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Friday, May 20, 2011

Unified Threat Management Basic Tutorial | UTM's single user and Multi user explored

Unified Threat Management Basic Tutorial | UTM's single user and Multi user explored

In my last post, i blogged about UTM’s which got a fairly positive response over mail :) . Unified Threat Management systems (UTM) – Single user UTMs vs Multi User UTM’sUTMs can be simply expressed as Next generation Firewalls, have evolved specifically from conventional firewalls. The first firewalls were software firewalls which were itself evolved from software routers.
Later on as technology evolved, and hardware routers came into scene, hardware firewalls arrived which were nothing more than routers with packet filtering capabilities. Furthermore, the technology matured from basic packet filtering to a more complex control technology which included stateful packet inspection and finally to full application layer inspection devices (IEEE, 1997). Around the year 2000, VPN’s appeared and gained acceptance as the mainstream technology to connect networks securely, remotely. Firewalls followed closely by integrating VPN’s with Firewall which was the natural choice as enterprise solutions required both firewalls and VPNS.
Unified Threat Management systems (UTM) – Single user UTMs vs Multi User UTM’s
As the prices for bandwidth fell along with the cost of cryptographic hardware needed to encode and decode the traffic, the need for specialized hardware rose which may be used to accelerate the performance.
Unified Threat Management
In mid 2004, International Data Corporation (IDC) defined UTM platforms as to minimally include firewall, VPN, intrusion prevention and antivirus features. Touted as “Next Generation Firewalls”, we have two approaches to design the UTM’s since their inception.
  • Licensing and Integrating Approach (Multi vendor UTM)
  • In-house Development Approach (Single vendor UTM)

Unified Threat Management systems (UTM) – Single user UTMs vs Multi User UTM’s
The above figure illustrates the core architecture and development approach of developing UTMs

Licensing and Integrating Approach (Multi vendor UTM)
The first design approach tried to get the best of worlds by integrating specialized technologies from different security vendors. For e.g.:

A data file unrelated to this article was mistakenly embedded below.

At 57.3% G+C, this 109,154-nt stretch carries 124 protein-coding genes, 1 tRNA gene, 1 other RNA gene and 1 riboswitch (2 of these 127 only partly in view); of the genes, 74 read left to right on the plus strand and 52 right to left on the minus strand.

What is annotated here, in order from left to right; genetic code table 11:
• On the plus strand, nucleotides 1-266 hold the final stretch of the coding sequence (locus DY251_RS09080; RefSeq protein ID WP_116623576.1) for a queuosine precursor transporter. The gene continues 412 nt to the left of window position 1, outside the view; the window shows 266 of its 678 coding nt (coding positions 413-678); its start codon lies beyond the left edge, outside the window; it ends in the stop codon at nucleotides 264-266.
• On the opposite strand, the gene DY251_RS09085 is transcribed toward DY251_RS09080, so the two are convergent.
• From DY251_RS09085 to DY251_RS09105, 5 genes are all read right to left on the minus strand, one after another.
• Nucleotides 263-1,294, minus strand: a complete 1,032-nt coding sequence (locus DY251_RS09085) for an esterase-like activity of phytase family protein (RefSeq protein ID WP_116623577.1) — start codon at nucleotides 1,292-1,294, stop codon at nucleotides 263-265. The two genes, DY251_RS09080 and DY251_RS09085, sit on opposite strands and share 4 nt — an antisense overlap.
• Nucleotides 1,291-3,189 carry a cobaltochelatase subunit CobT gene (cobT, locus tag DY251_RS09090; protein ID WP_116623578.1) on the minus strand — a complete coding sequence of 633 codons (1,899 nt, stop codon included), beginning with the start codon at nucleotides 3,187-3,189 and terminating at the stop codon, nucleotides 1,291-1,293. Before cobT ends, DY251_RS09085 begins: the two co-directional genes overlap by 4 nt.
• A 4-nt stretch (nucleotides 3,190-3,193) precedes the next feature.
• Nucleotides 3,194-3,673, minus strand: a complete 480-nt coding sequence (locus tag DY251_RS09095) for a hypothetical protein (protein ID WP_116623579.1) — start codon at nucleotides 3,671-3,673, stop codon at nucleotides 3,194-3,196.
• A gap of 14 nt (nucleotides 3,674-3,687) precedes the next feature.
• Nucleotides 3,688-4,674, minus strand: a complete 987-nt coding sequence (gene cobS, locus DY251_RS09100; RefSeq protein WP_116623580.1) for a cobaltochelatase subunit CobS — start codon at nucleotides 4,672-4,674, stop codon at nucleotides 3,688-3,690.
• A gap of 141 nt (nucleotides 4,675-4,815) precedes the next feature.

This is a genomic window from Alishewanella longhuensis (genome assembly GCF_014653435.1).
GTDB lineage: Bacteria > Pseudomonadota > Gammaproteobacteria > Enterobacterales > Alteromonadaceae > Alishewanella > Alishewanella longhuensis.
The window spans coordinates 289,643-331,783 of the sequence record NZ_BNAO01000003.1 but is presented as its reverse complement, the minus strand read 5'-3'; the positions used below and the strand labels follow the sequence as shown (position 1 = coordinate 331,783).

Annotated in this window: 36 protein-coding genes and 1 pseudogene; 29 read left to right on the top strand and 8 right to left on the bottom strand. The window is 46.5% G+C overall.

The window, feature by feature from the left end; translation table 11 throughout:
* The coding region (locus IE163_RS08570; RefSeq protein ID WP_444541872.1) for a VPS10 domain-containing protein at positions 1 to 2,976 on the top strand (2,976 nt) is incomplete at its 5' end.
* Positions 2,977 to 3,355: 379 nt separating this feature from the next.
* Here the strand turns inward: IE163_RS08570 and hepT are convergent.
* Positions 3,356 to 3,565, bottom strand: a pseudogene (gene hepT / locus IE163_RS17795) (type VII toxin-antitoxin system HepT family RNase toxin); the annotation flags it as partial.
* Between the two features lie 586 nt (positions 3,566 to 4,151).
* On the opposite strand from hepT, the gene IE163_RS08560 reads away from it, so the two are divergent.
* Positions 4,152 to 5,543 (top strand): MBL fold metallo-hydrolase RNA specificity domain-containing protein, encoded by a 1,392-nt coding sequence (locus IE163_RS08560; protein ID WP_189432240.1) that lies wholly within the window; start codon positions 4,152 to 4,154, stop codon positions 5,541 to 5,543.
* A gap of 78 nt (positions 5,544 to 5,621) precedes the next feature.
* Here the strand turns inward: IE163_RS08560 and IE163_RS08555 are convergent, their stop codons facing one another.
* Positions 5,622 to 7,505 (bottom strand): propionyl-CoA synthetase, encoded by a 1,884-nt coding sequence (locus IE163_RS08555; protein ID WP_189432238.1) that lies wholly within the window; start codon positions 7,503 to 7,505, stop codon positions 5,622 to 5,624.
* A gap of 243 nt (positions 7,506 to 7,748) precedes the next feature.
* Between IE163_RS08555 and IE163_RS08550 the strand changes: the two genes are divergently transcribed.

Cyberoam UTM licenses Antivirus from Kaspersky, AntiSpam by Commtouch , both who specialize in Antivirus and AntiSpam technologies.
These UTM’s provided an integrated interface to manage all the integrated technologies in the easiest possible manner, while some others require specific management interfaces.

Advantages Limitations
  • Combines the best of all worlds
  • Research and advancement dependent on different vendors, hindrance in optimization of individual applications
  • Less time required in development and deployment of a new UTM box
  • Again, the time is dependent on different security vendors
  • Single Management interface
  • The interface may not be adequate
  • Cost effective
  • If one of security vendor was compromised globally, the UTM was gone as the technology is outsourced

  • Cannot take full benefit of hardware acceleration resources due to multivendor technologies
  • Embedding of new technologies is difficult


In-house Development Approach (Single vendor UTM)
The second design approach is the more difficult out of two, which requires ground up development of a UTM device from scratch, and involves the provision of each security function natively. This was not flawless, each security function must pass a set of market guidelines and standards set by standalone security products effectively in order to be accepted. However, with time, the core functions provided by UTM platforms—firewall, intrusion prevention and antivirus—had matured since the onset of the UTM era, so building competent security functions was both possible and cost effective. Also, this approach had a better management interface as the platform incorporated all the technologies since inception.
Advantages
Limitations
  • Unified architecture from scratch
  • All the technologies may/may not be adequate as compared to their professional standalone counterparts
  • Research and advancement dependent on own pace, better optimization of applications
  • More time required in development and deployment of a new UTM box
  • Unified and Best management interface
  • High cost of development
  • In-house code fills security gaps and poses less threat of compromise.
  • Security through obscurity is not always a very good idea.
  • Can take full benefit of hardware acceleration resources, which leads to exponential performance gains
  • Embedding of new technologies is easier

In my next article I will be discussing more about UTMs. Please add your points so I can make it better.


Unified Threat Management Basic Tutorial | UTM's single user and Multi user explored

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